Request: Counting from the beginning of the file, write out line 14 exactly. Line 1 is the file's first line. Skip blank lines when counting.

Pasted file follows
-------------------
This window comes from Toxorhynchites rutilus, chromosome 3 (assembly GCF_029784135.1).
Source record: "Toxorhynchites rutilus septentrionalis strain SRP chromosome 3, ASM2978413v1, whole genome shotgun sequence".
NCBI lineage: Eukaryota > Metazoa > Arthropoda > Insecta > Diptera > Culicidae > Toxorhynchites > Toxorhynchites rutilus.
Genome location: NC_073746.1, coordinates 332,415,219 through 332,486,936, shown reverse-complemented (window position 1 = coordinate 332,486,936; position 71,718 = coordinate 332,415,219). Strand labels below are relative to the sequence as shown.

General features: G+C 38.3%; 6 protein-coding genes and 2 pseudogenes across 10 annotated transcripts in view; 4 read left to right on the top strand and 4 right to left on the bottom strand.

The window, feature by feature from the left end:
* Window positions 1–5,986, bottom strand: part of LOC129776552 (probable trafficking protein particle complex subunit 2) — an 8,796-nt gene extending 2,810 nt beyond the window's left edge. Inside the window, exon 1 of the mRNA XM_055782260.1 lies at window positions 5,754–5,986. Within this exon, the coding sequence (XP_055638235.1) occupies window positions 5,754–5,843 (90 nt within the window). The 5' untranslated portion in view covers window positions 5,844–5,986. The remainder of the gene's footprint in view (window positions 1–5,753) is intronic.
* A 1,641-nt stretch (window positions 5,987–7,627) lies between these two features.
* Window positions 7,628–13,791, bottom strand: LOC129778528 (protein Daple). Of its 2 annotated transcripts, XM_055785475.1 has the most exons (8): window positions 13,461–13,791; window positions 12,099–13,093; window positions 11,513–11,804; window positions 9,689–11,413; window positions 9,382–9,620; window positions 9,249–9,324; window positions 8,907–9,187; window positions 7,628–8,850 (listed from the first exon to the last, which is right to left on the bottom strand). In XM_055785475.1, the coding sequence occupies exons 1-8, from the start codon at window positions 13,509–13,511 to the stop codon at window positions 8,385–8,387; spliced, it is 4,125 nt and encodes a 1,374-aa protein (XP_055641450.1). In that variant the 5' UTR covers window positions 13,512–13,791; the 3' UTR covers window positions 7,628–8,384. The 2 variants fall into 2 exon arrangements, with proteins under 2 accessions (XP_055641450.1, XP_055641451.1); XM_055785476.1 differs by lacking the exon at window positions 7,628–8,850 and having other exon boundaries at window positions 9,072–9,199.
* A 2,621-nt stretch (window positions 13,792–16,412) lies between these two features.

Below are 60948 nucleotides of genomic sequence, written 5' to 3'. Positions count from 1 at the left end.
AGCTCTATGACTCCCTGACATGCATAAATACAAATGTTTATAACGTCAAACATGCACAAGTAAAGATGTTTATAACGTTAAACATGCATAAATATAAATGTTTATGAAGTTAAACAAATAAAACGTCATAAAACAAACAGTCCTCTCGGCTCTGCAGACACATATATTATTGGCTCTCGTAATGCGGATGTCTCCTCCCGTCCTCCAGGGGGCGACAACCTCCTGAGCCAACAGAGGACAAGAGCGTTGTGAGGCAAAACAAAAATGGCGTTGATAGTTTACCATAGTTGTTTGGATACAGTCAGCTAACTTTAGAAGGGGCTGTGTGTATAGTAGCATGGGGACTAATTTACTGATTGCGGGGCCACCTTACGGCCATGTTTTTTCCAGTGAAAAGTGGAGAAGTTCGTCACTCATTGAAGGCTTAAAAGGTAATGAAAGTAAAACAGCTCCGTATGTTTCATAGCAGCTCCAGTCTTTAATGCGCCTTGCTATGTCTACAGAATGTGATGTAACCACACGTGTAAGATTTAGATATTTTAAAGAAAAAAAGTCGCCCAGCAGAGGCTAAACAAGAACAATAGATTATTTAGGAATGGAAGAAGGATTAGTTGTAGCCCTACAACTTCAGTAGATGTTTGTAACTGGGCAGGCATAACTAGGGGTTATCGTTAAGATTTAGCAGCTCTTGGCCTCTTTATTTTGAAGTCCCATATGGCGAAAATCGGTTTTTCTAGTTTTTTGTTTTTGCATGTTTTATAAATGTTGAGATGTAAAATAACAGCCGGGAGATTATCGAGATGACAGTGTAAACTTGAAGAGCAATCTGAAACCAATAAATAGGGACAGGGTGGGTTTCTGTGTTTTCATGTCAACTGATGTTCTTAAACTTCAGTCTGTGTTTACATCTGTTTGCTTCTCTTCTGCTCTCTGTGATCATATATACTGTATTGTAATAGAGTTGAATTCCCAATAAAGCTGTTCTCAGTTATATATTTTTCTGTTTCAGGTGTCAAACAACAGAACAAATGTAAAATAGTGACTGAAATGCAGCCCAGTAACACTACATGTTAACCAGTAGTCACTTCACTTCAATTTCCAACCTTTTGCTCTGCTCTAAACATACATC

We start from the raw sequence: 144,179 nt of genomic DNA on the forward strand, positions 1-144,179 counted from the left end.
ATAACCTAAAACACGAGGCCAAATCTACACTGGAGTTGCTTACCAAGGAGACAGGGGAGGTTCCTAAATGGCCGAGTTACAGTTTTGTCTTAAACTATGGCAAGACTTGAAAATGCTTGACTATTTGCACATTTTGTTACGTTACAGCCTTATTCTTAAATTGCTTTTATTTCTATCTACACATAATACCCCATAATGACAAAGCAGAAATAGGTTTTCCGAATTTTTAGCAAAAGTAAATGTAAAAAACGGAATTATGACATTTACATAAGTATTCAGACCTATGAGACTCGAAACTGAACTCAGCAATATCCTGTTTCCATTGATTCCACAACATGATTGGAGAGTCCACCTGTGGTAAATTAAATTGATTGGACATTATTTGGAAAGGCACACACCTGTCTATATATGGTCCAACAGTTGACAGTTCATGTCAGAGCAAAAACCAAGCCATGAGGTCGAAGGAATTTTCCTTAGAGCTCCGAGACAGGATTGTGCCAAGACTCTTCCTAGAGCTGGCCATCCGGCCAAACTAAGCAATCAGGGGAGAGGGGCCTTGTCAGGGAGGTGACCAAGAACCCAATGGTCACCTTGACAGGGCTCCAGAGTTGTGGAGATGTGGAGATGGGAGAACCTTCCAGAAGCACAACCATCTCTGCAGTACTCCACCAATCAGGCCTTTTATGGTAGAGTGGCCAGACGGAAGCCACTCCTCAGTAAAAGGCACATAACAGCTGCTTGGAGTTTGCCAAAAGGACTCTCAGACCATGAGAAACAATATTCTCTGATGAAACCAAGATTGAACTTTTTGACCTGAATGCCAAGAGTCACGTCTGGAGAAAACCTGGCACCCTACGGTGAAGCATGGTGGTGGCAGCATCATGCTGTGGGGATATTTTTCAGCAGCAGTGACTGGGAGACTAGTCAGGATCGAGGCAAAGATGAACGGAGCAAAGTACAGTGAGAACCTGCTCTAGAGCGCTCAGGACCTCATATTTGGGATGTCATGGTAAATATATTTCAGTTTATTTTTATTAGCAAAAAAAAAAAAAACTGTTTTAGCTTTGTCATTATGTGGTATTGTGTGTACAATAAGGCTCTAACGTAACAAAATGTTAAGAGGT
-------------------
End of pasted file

ATAACCTAAAACACGAGGCCAAATCTACACTGGAGTTGCTTACCAAGGAGACAGGGGAGGTTCCTAAATGGCCGAGTTACAGTTTTGTCTTAAACTATGGCAAGACTTGAAAATGCTTGACTATTTGCACATTTTGTTACGTTACAGCCTTATTCTTAAATTGCTTTTATTTCTATCTACACATAATACCCCATAATGACAAAGCAGAAATAGGTTTTCCGAATTTTTAGCAAAAGTAAATGTAAAAAACGGAATTATGACATTTACATAAGTATTCAGACCTATGAGACTCGAAACTGAACTCAGCAATATCCTGTTTCCATTGATTCCACAACATGATTGGAGAGTCCACCTGTGGTAAATTAAATTGATTGGACATTATTTGGAAAGGCACACACCTGTCTATATATGGTCCAACAGTTGACAGTTCATGTCAGAGCAAAAACCAAGCCATGAGGTCGAAGGAATTTTCCTTAGAGCTCCGAGACAGGATTGTGCCAAGACTCTTCCTAGAGCTGGCCATCCGGCCAAACTAAGCAATCAGGGGAGAGGGGCCTTGTCAGGGAGGTGACCAAGAACCCAATGGTCACCTTGACAGGGCTCCAGAGTTGTGGAGATGTGGAGATGGGAGAACCTTCCAGAAGCACAACCATCTCTGCAGTACTCCACCAATCAGGCCTTTTATGGTAGAGTGGCCAGACGGAAGCCACTCCTCAGTAAAAGGCACATAACAGCTGCTTGGAGTTTGCCAAAAGGACTCTCAGACCATGAGAAACAATATTCTCTGATGAAACCAAGATTGAACTTTTTGACCTGAATGCCAAGAGTCACGTCTGGAGAAAACCTGGCACCCTACGGTGAAGCATGGTGGTGGCAGCATCATGCTGTGGGGATATTTTTCAGCAGCAGTGACTGGGAGACTAGTCAGGATCGAGGCAAAGATGAACGGAGCAAAGTACAGTGAGAACCTGCTCTAGAGCGCTCAGGACCTCATATTTGGGATGTCATGGTAAATATATTTCAGTTTATTTTTATTAGCAAAAAAAAAAAAAACTGTTTTAGCTTTGTCATTATGTGGTATTGTGTGTACAATAAGGCTCTAACGTAACAAAATGTTAAGAGGT